We were sitting on the couch; more to the point, I was sitting, he was in my arms, my newborn son. Little mittens on his hands, tiny hat on his head; he was warm and cuddly and I sat staring, absorbing every detail of his sweet, pink face.
His eyebrows were mere wisps. His lashes hadn't yet grown in. His lips pursed, forming tiny bubbles and I gazed at him, dazed and in awe that after all that waiting _ nine whole months of interminable waiting _ my son had arrived. My whole life had led me to that moment and now that we were there, I could only imagine what came next. So I did what all new moms do in this situation: I tucked his warm little body onto my chest, breathed in his sweet baby smell and I cried as I imagined the future.
And now the future had arrived. The air is cold. The sky is overcast and we're surrounded by dozens of parents and young adults. I look up and smile at my son as he towers over me, both of us nervous and ready. He needs to shave, I muse, as I reach up and touch my baby's cheek, admiring his angular face and noting his long, long lashes. He smirks, and puts up with my clinginess.
We head to the registration line to pick up the key to his dorm room.
How is it that he can possibly be ready for this? Just last week we had his 5th-birthday party and he delighted in petting the giant python the Reptile Lady brought. Those giggles filled me with such joy. And then, a mere few days later, I watched him perform in one of his many high school plays. I remember I was dying inside, terrified and excited as there, before me, my once-painfully shy 8-year-old boy who could barely participate in circle time, was now a dignified young man standing in front of a large crowd reciting Shakespeare, of all things. And he was doing it very well.
Wait a minute. Weren't we just snuggling on the couch, watching "The Lion King" for the 50th time in a row on our VCR? Wasn't he just crawling into my bed, hoping mommy would chase away bad dreams? Didn't I just teach him to ride a bike?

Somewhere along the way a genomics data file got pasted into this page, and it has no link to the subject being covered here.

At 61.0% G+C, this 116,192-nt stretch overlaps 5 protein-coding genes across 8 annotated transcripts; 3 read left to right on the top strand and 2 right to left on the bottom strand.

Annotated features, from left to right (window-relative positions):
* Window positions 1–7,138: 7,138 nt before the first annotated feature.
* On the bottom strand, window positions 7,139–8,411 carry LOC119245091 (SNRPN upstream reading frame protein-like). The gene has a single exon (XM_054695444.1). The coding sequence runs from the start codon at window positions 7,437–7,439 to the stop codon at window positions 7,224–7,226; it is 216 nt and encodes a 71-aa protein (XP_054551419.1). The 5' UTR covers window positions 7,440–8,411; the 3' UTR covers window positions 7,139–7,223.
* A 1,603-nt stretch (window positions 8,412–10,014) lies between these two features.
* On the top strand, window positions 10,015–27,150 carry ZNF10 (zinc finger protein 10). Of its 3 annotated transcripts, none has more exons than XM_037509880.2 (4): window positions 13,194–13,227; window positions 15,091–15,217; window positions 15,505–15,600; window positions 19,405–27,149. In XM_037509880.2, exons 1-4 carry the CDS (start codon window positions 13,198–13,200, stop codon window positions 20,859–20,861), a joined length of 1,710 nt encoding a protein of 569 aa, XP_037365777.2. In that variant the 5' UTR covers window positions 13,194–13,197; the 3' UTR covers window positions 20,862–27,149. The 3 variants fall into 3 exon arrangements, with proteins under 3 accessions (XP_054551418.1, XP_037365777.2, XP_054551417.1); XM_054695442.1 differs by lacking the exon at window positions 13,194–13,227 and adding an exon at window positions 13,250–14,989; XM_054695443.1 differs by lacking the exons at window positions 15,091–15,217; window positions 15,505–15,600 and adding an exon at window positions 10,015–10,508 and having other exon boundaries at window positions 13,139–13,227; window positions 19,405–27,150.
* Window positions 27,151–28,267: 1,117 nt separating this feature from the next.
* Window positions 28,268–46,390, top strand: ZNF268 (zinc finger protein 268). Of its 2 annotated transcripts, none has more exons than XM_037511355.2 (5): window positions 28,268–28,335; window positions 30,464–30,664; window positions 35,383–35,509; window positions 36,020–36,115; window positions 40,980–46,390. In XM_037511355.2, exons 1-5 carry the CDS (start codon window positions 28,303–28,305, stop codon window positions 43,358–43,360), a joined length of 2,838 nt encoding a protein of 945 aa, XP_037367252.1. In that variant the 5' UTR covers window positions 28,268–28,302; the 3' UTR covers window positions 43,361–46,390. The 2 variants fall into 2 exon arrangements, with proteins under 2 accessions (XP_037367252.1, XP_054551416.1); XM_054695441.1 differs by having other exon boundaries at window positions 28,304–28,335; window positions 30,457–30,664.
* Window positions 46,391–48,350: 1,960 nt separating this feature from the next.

And now we're lugging his suitcases and clothes and things up to a room he will share with strangers and begin living the rest of his life. My baby boy, my young man, my college freshman.
I smile when I meet his roommate's parents and then I begin to help him unpack. We make his bed and he jokes that it will be the only time it's ever made. We hang his shower curtain and he moves his movie collection out near the 15-inch TV. After the unpacking and the eating of lunch and the idle conversation, after reminding him to eat three meals a day and showing him where the laundry room is and warning to keep his dorm room locked and giving him the rundown of safety tips for city life, and after reminding him that he can call at any time of the day or night and that we aren't that far away and if he ever needs anything or if he feels lonely to please just please call _ we hug a few more times, and I finally say goodbye.
The door closes and we walk down the hall, my husband and I, leaving my firstborn to his new life.
And I cry. Just like I did that first day, when I held him in my arms and thought of this moment and felt so sad for my future self.
Traci Arbios is a mom, stepmom, adoptive mom and working mom. She lives with and writes about her blended family of seven kids, four pets and one amazingly patient husband at www.herdingsquirrels.com. Find her on Facebook at Facebook.com/herdingsquirrels; contact her at firstname.lastname@example.org; or zap her on twitter, @herdnsquirrels.